How to Fix the SPFx Error: 'Cannot find module node:os'

Learn to fix the SharePoint Framework error 'Cannot find module node:os'. Understand the root cause and the simple solution: running npm install.

By Last Updated: July 14, 2024 3 minutes read

From time to time, I see similar questions come up from students in my SharePoint Framework courses. One that’s come up a bunch recently is the first-run experience with a new project or one that you’ve recently acquired.

When you run any of the gulp tasks, like gulp serve, you get the following error: Error: Cannot find module 'node:os', or something similar to it.

The full error looks something like this.

Error: Cannot find module 'node:os'
Require stack:
- C:\dev\HelloWorld\node_modules\@azure\logger\dist\commonjs\log.js
- C:\dev\HelloWorld\node_modules\@azure\logger\dist\commonjs\debug.js
- C:\dev\HelloWorld\node_modules\@azure\logger\dist\commonjs\index.js
- C:\dev\HelloWorld\node_modules\@azure\core-http\dist\index.js
- C:\dev\HelloWorld\node_modules\@azure\storage-blob\dist\index.js
// omitted for brevity
- C:\Users\superman\AppData\Roaming\npm\node_modules\gulp\node_modules\gulp-cli\index.js
- C:\Users\superman\AppData\Roaming\npm\node_modules\gulp\bin\gulp.js
    at Function.Module._resolveFilename (internal/modules/cjs/loader.js:880:15)
    at Function.Module._load (internal/modules/cjs/loader.js:725:27)
    at Module.require (internal/modules/cjs/loader.js:952:19)
    at require (internal/modules/cjs/helpers.js:88:18)
    at Object.<anonymous> (C:\dev\HelloWorld\node_modules\@azure\logger\dist\commonjs\log.js:7:19)
    at Module._compile (internal/modules/cjs/loader.js:1063:30)
    at Object.Module._extensions..js (internal/modules/cjs/loader.js:1092:10)
    at Module.load (internal/modules/cjs/loader.js:928:32)
    at Function.Module._load (internal/modules/cjs/loader.js:769:14)
    at Module.require (internal/modules/cjs/loader.js:952:19) {
  code: 'MODULE_NOT_FOUND',
  requireStack: [ // omitted for brevity ]
}

Look towards the middle of that stack trace where it says at Object.<anonymous>.... This is a hint that the gulp CLI, running from within your global package registry (in this case it’s running from the user’s roaming profile). gulp is failing trying to load a package installed locally within the project.

See the problem now?

It can’t find the package that should be installed in the project, which would be in the project’s ./node_modules/@azure/logger folder.

OK, but why?

Root cause of the error

The most likely root cause of this error is that you haven’t installed the project’s dependencies or you haven’t run npm install on your project.

Node.js projects, which is what a SharePoint Framework (SPFx) project is, almost never include their dependencies when we share them with others. This is a common practice among platforms that leverage package managers.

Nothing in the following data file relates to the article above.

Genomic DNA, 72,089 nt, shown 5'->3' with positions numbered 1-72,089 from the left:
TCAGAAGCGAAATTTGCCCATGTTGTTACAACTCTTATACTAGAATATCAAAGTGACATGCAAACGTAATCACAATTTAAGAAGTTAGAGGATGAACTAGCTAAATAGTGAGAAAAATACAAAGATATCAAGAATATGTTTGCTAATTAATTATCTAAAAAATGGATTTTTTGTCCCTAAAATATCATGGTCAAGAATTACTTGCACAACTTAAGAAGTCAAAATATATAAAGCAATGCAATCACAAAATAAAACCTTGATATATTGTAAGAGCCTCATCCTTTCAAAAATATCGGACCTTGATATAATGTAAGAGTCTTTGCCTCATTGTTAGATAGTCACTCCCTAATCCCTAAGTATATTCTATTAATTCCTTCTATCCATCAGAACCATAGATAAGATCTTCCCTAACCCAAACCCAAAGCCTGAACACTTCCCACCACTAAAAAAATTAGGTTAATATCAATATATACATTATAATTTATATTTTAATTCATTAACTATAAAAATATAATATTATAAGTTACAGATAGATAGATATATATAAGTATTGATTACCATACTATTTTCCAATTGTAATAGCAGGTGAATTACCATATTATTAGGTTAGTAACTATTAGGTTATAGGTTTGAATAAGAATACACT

In the Microsoft world, even dotnet projects are subject to the same, having to install their dependencies using the nuget package manager.

When does this happen?

Great question!

This obviously is the case when you create a brand new project.

But it’s also applies when you acquire a project by cloning it from a repository such as one in Azure DevOps, GitHub, or other source code repository hosters.

Lacking the project’s dependencies also applies when you download the project from some other resource, for example, like the PnP SPFx sample repos or as one of the samples from my SharePoint Framework courses that students have access to.

What’s triggering the error?

When you execute a gulp task, you use the globally installed gulp CLI. The CLI looks in your project for defined tasks. These tasks are specified within your project, particularly within some dependency packages that Microsoft includes with all new SPFx projects. If those tasks or dependencies are absent from the project, the process will fail, as depicted in the aforementioned error.

So how do you fix it?

It’s simple.

You just run npm install from the root of your project to download the project’s dependencies.

This process downloads all of the project’s dependencies into the node_modules folder. Afterwards, when you run any gulp tasks, gulp can locate the tasks defined within the project’s dependencies and execute them as expected.

The dependencies are not included in the project because they are installed in the node_modules folder, which can become quite large. Generally, files within the node_modules folder are not included when checking into source code repositories to avoid duplication. There is no need to store this code in different repositories, which would only increase download sizes when local installations suffice. It’s important to note that this is unrelated to SPFx.

Typically in Node.js projects, dependencies become apparent when you build or start the project. However, since the SharePoint Framework (SPFx) depends on gulp, and gulp relies on tasks defined within the project or its dependencies, you need to resolve these dependencies before running any gulp tasks.